Example 3-14 contains the entire listing of class A . If you compile it, the IL produced will be identical to the IL produced from Example 3-13.

Example 3-14. Setting up an event from scratch
 Public Class A       Public Delegate Sub NotifyEventHandler(ByVal msg As String)   Private NotifyEvent As NotifyEventHandler       Public Sub Raise( )     If Not NotifyEvent Is Nothing Then       NotifyEvent.Invoke("Notifying")     End If   End Sub       Public Sub add_Notify(ByVal obj As NotifyEventHandler)     NotifyEvent = NotifyEvent.Combine(NotifyEvent, obj)   End Sub       Public Sub remove_Notify(ByVal obj As NotifyEventHandler)     NotifyEvent = NotifyEvent.Remove(NotifyEvent, obj)   End Sub     End Class 

Like Event , when the compiler sees the WithEvents keyword, things start to happen. The instance variable declared with the WithEvents keyword is replaced by an ordinary definition of the class. The variable name is then prefixed with an underscore :

 Public Class B         Private _myClassA As A 

Next, a property is added to the class that has the same name as the variable. This property is where the event target and event source are bound. A check is made to ensure that the event has not already been consumed. Then the event handler's address is passed to the add_Notify method in the event source:

 Public Sub NotifyMessage(msg As String)     Console.WriteLine("Notified") End Sub     Private Property MyClassA( ) As A         Get             Return _myClassC         End Get         Set             If Not _myClassA Is Nothing Then                 _myClassA.remove_Notify(AddressOf NotifyMessage)             End If             _myClassA = Value                     If Not _myClassA Is Nothing Then                        _myClassA.add_Notify(AddressOf NotifyMessage)             End If         End Set End Property 

The compiler then modifies the event target's constructor. The event source's private instance is attached to the event handler through the property that was added by the compiler:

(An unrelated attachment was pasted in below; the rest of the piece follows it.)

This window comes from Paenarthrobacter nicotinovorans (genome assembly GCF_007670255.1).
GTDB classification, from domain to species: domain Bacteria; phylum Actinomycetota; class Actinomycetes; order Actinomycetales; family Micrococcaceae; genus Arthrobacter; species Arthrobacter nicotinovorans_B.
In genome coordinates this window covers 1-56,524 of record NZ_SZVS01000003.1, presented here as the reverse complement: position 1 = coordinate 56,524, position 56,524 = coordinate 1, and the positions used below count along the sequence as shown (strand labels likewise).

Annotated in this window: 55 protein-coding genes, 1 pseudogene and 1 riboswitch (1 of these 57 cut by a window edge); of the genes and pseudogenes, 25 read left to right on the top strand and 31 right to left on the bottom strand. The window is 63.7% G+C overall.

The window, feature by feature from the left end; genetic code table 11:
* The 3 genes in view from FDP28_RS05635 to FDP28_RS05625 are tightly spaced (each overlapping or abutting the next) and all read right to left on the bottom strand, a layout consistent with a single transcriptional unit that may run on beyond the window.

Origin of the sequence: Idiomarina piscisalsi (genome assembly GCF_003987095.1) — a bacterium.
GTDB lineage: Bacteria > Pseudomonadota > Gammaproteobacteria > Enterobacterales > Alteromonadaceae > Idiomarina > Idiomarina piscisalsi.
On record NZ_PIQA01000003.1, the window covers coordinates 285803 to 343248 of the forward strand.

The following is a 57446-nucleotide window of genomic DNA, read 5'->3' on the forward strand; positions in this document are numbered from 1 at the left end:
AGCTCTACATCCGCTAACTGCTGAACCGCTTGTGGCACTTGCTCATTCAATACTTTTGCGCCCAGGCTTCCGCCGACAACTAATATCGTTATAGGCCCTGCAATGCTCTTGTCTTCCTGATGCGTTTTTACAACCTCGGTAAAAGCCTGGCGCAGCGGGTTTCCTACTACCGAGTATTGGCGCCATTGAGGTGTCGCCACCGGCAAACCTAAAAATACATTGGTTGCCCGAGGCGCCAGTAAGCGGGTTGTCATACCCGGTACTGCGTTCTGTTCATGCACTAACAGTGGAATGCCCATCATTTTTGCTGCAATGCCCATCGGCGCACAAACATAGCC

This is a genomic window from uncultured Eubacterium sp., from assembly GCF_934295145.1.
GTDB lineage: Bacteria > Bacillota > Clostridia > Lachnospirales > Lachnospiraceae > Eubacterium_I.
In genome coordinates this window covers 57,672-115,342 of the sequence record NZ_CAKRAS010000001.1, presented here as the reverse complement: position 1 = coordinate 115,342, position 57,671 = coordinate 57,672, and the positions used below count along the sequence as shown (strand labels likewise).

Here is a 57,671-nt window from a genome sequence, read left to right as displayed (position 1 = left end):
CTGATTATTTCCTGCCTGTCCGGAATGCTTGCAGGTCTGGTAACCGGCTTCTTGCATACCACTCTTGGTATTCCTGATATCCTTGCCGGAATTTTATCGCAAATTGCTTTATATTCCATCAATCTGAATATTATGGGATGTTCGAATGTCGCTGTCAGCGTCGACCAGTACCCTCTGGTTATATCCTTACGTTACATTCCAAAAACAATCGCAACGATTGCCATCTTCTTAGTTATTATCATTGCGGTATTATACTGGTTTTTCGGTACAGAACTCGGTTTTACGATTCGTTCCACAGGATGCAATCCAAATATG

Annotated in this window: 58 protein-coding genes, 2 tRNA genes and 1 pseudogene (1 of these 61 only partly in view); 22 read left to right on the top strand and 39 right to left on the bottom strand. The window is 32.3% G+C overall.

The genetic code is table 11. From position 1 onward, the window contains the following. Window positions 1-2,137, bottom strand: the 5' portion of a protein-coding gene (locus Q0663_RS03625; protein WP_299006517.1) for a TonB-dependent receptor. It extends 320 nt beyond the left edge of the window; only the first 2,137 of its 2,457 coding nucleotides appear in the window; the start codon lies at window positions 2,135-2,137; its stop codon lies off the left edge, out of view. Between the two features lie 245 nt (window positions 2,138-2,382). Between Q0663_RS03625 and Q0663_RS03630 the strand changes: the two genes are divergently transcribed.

Public Class B         Private _myClassA As ClassA         Public Sub New( )         MyClassA = New C( )         MyClassA.Raise( )     End Sub 

The entire listing for class B is shown in Example 3-15.

Example 3-15. Consuming an event from scratch
 Imports System     Public Class B       Private _myClassA As A       Public Sub New( )     MyClassA = New A( )     MyClassA.Raise( )   End Sub       Public Sub NotifyMessage(ByVal msg As String)     Console.WriteLine("Notified")   End Sub       Private Property MyClassA( ) As A     Get       Return _myClassA     End Get     Set(ByVal Value As A)       If Not _myClassA Is Nothing Then         _myClassA.remove_Notify(AddressOf NotifyMessage)       End If       _myClassA = Value       If Not _myClassA Is Nothing Then         _myClassA.add_Notify(AddressOf NotifyMessage)       End If     End Set   End Property     End Class 

3.8.5 Event Arguments

Forget everything you have seen about event arguments. Although you can define an event with any number of arguments, the .NET framework uses the following convention (and you should, too):

 Public Event   EventName   (ByVal sender As Object, ByVal e As System.EventArgs) 

The first parameter is the object that raised the event, and the second contains the arguments to the event. If the event does not send data, using System.EventArgs is acceptable; if it does, you should derive a class from EventArgs and provide additional members to describe the event. In the lottery example, for instance, it would be nice to know which numbers have matched. You can create a new event class LotteryEventArgs (all derived classes should end with " EventArgs ") that provides this information:

 Public Class LotteryEventArgs : Inherits EventArgs         Public ReadOnly Matches( ) As Byte          Public Sub New(ByVal matches( ) As Byte)         Me.Matches = maches     End Sub      End Class 
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Object-Oriented Programming with Visual Basic. Net
Object-Oriented Programming with Visual Basic .NET
ISBN: 0596001460
EAN: 2147483647
Year: 2001
Pages: 112
Authors: J.P. Hamilton